The Assembly ought to provide an ample testing-ground for all who are to go forth. If the Assembly is constituted and governed by the Holy Spirit, all the weakness of its members will come to light. The fact that it is so in many local "families" of the Lord's people, is intended to result in moral and spiritual training for the time when the members will have to stand against common foes without the spiritual home-life immediately around or behind.

There are terrible tragedies on the "mission field" in the way of broken relationships which were intended to be very fruitful for the Lord, because the training and proving in a home fellowship was not adequate. This whole thing is spiritual. It is not just getting on happily with other workers in the more or less comfortable conditions of organised work at home. It is being in a spiritual testimony, against which the devil is positively set. Here there are met factors which are not just ordinary social difficulties, however unpleasant. It is the devil out to ruin the testimony by setting the Lord's people at variance, and anyone who has not learned to triumph in the matter at the home end is not safe to be sent forth to the realms where the devil has so much more of his own kind to play with, and so much more in every way by which to cause pressure and strain.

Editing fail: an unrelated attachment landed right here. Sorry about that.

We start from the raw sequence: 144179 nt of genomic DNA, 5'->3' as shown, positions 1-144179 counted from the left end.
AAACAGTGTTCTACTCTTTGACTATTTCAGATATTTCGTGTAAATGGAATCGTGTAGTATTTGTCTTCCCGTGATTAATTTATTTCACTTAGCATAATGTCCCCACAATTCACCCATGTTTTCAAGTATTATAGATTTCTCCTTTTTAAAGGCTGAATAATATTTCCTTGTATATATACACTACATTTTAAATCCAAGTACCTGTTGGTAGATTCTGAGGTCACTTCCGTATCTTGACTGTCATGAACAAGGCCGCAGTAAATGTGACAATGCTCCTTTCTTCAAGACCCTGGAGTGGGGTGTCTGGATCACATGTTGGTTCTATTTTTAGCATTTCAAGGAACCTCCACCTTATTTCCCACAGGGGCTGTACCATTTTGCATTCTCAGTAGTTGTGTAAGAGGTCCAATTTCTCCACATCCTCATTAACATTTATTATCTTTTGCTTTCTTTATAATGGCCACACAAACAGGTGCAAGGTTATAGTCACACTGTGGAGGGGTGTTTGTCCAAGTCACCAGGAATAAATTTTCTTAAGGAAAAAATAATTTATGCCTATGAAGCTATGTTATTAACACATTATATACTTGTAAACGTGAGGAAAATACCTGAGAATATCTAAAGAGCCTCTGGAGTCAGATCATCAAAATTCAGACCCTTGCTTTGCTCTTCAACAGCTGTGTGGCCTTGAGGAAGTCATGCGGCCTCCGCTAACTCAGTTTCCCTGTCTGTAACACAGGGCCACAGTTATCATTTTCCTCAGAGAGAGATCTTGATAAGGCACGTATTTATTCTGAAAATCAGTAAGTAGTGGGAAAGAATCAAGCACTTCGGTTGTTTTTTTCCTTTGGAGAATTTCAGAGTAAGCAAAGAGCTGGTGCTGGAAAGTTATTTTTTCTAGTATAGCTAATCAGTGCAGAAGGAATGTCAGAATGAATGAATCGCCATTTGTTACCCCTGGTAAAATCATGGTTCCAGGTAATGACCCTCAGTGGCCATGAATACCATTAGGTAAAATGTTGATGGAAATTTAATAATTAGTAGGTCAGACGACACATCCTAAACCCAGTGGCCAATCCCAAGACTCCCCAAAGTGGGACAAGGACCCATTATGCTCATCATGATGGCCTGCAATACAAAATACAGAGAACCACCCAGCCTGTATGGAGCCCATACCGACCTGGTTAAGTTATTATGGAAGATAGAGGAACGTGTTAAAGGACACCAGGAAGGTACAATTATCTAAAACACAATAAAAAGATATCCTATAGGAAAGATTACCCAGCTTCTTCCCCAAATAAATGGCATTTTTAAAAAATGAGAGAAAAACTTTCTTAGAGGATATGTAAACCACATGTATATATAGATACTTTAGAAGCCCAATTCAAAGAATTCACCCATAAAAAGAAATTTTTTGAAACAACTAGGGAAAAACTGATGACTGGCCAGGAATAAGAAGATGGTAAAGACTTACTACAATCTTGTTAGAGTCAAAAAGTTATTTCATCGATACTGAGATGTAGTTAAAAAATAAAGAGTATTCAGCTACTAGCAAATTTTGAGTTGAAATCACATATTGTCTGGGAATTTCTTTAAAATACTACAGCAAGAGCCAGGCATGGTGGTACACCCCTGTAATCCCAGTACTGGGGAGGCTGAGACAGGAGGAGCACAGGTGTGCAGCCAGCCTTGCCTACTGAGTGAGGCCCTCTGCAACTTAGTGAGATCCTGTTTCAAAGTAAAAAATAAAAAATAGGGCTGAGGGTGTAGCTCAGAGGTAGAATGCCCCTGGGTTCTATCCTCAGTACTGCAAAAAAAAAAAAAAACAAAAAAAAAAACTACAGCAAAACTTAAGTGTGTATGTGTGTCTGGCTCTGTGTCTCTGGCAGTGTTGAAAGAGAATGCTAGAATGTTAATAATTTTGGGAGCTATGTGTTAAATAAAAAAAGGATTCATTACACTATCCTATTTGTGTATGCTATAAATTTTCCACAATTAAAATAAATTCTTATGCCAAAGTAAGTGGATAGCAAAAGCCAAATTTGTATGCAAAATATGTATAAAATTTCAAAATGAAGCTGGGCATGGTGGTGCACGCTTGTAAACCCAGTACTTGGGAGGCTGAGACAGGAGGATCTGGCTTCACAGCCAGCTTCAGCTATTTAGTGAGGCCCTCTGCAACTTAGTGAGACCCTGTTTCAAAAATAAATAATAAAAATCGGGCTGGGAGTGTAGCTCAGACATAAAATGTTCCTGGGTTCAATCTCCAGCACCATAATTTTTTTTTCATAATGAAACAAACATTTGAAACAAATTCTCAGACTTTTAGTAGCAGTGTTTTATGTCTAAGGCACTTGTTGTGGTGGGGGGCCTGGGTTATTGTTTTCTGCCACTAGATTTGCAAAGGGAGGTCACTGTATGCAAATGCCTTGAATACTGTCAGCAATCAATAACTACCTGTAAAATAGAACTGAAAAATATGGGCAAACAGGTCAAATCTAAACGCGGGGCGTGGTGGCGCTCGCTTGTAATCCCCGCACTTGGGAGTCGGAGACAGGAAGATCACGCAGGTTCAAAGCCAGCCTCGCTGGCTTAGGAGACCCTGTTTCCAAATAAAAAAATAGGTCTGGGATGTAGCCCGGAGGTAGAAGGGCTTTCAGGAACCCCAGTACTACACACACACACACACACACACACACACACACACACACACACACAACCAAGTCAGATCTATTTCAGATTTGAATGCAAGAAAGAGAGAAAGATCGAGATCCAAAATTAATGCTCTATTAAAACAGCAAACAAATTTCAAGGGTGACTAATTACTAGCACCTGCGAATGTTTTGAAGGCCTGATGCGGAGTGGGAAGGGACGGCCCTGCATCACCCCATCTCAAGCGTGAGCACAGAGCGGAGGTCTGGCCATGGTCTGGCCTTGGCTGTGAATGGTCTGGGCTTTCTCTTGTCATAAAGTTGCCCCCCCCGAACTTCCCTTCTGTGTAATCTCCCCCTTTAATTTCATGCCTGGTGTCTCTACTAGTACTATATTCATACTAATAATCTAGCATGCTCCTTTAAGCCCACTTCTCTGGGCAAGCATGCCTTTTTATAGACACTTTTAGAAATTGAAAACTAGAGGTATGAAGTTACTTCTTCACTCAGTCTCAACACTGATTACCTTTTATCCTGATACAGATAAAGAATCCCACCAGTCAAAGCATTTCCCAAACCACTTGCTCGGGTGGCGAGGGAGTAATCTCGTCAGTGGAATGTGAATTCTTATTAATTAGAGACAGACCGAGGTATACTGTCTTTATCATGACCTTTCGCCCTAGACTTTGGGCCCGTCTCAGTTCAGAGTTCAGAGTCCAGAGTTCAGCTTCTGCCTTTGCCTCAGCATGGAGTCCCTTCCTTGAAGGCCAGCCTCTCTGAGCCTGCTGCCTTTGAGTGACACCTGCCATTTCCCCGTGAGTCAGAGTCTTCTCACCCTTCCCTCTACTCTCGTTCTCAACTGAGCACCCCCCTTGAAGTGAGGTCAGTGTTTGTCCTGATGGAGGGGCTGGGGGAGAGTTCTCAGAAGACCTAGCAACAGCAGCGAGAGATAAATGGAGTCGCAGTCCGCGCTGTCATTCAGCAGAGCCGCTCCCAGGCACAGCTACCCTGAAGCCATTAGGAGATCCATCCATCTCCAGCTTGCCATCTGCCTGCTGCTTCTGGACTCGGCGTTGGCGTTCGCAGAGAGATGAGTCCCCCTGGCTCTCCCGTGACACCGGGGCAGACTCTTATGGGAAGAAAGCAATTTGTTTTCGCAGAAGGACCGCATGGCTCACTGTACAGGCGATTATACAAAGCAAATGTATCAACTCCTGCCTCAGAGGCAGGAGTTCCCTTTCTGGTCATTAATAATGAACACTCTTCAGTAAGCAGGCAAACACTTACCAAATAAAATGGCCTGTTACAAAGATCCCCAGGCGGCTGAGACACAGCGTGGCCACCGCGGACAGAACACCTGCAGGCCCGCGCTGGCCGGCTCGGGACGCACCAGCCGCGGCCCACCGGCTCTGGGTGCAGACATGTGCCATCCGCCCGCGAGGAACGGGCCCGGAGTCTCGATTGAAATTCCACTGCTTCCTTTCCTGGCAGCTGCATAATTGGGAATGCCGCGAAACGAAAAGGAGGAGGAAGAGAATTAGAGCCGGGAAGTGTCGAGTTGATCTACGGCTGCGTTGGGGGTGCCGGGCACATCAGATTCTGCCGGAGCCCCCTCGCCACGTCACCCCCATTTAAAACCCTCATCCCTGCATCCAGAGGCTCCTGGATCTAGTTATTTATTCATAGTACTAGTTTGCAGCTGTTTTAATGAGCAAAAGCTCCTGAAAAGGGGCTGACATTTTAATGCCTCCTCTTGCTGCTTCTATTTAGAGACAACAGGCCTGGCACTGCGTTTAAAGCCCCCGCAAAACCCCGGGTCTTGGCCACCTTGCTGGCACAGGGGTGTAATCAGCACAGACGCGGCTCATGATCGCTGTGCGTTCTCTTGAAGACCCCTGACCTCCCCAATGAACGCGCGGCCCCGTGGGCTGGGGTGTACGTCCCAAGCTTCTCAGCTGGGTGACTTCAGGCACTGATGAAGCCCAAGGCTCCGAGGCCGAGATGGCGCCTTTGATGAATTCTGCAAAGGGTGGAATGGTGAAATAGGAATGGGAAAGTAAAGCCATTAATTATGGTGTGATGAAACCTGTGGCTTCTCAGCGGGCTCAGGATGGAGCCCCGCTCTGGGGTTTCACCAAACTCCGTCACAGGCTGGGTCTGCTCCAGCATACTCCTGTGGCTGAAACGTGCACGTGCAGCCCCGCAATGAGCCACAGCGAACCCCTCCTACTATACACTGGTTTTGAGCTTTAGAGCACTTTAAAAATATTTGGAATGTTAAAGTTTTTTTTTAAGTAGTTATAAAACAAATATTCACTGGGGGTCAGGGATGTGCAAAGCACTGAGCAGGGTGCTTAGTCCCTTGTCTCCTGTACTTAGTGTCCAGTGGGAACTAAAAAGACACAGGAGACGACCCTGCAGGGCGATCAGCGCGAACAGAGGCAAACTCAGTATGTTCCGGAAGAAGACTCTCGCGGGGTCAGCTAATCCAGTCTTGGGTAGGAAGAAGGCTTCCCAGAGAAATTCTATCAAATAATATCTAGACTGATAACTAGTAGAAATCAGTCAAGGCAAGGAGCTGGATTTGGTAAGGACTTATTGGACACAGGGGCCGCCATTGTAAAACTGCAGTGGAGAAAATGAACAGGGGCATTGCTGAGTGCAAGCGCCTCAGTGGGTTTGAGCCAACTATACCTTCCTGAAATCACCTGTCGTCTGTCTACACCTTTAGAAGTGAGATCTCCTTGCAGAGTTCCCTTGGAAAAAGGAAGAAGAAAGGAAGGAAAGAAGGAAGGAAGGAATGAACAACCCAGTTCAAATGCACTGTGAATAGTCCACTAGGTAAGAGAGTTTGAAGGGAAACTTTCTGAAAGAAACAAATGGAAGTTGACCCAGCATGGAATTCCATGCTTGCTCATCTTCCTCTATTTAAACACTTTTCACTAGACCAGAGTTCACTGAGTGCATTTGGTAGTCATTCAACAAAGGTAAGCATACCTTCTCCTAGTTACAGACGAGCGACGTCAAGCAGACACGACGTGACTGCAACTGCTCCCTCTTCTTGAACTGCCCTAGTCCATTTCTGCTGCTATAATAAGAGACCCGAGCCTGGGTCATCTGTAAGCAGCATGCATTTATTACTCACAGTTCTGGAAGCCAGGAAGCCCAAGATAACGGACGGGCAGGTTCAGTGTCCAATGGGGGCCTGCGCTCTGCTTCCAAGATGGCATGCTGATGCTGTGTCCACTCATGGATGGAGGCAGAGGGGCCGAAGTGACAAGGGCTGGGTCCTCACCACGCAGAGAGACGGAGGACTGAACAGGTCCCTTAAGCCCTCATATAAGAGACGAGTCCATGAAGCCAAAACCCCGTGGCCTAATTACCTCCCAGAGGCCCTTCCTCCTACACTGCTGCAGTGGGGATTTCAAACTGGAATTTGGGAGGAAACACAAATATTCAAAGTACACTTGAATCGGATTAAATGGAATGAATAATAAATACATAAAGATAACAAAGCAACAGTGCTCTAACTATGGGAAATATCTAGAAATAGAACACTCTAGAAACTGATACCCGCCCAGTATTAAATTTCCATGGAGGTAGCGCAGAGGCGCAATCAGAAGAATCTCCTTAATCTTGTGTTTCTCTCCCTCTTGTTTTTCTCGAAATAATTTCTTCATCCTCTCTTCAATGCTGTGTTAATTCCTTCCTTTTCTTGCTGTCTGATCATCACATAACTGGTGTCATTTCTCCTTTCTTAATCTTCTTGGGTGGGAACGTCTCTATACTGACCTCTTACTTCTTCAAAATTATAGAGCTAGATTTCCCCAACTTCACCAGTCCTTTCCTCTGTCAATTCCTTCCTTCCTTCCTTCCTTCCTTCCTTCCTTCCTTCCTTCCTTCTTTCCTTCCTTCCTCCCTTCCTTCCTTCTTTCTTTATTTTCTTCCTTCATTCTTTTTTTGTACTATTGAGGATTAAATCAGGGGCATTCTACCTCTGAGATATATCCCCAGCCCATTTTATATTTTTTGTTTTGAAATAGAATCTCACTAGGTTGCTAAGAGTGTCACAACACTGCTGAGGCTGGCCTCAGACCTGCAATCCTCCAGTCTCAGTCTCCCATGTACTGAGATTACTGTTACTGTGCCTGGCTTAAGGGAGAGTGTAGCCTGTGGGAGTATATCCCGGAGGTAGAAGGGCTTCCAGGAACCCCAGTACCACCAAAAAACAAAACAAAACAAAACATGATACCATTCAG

Any "training" in a college ought to be but an adjunct to equipment, not THE equipment. The real training is spiritual, not academic; and this is only possible in a spiritual Assembly.

There will always be serious loss in any life if it has not had a true Assembly background.